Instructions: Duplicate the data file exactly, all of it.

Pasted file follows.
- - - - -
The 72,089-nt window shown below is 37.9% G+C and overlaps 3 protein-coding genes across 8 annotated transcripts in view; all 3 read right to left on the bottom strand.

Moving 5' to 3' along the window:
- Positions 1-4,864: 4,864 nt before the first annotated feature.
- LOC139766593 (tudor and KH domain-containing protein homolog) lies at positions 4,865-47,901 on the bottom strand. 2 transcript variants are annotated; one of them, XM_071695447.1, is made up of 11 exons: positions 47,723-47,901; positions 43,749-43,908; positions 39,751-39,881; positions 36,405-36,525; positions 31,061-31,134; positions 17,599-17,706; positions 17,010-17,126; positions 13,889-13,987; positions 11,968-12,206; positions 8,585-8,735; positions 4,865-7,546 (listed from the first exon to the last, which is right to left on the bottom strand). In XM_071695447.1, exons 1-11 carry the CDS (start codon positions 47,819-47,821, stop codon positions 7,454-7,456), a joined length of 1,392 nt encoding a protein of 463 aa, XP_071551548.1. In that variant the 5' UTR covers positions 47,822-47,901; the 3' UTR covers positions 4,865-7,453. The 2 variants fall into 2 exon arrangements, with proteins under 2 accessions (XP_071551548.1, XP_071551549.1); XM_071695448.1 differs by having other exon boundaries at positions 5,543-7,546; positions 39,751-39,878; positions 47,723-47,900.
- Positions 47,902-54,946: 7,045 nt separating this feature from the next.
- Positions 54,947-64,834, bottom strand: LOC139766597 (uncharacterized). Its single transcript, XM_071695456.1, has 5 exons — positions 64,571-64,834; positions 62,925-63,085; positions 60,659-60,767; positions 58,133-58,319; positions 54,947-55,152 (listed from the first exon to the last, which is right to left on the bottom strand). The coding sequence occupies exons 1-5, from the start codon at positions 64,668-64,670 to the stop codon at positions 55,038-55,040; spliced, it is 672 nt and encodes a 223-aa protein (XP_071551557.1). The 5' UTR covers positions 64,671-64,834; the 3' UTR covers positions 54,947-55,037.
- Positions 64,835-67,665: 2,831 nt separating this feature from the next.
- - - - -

The 72,089-nt window shown below is 37.9% G+C and overlaps 3 protein-coding genes across 8 annotated transcripts in view; all 3 read right to left on the bottom strand.

Moving 5' to 3' along the window:
- Positions 1-4,864: 4,864 nt before the first annotated feature.
- LOC139766593 (tudor and KH domain-containing protein homolog) lies at positions 4,865-47,901 on the bottom strand. 2 transcript variants are annotated; one of them, XM_071695447.1, is made up of 11 exons: positions 47,723-47,901; positions 43,749-43,908; positions 39,751-39,881; positions 36,405-36,525; positions 31,061-31,134; positions 17,599-17,706; positions 17,010-17,126; positions 13,889-13,987; positions 11,968-12,206; positions 8,585-8,735; positions 4,865-7,546 (listed from the first exon to the last, which is right to left on the bottom strand). In XM_071695447.1, exons 1-11 carry the CDS (start codon positions 47,819-47,821, stop codon positions 7,454-7,456), a joined length of 1,392 nt encoding a protein of 463 aa, XP_071551548.1. In that variant the 5' UTR covers positions 47,822-47,901; the 3' UTR covers positions 4,865-7,453. The 2 variants fall into 2 exon arrangements, with proteins under 2 accessions (XP_071551548.1, XP_071551549.1); XM_071695448.1 differs by having other exon boundaries at positions 5,543-7,546; positions 39,751-39,878; positions 47,723-47,900.
- Positions 47,902-54,946: 7,045 nt separating this feature from the next.
- Positions 54,947-64,834, bottom strand: LOC139766597 (uncharacterized). Its single transcript, XM_071695456.1, has 5 exons — positions 64,571-64,834; positions 62,925-63,085; positions 60,659-60,767; positions 58,133-58,319; positions 54,947-55,152 (listed from the first exon to the last, which is right to left on the bottom strand). The coding sequence occupies exons 1-5, from the start codon at positions 64,668-64,670 to the stop codon at positions 55,038-55,040; spliced, it is 672 nt and encodes a 223-aa protein (XP_071551557.1). The 5' UTR covers positions 64,671-64,834; the 3' UTR covers positions 54,947-55,037.
- Positions 64,835-67,665: 2,831 nt separating this feature from the next.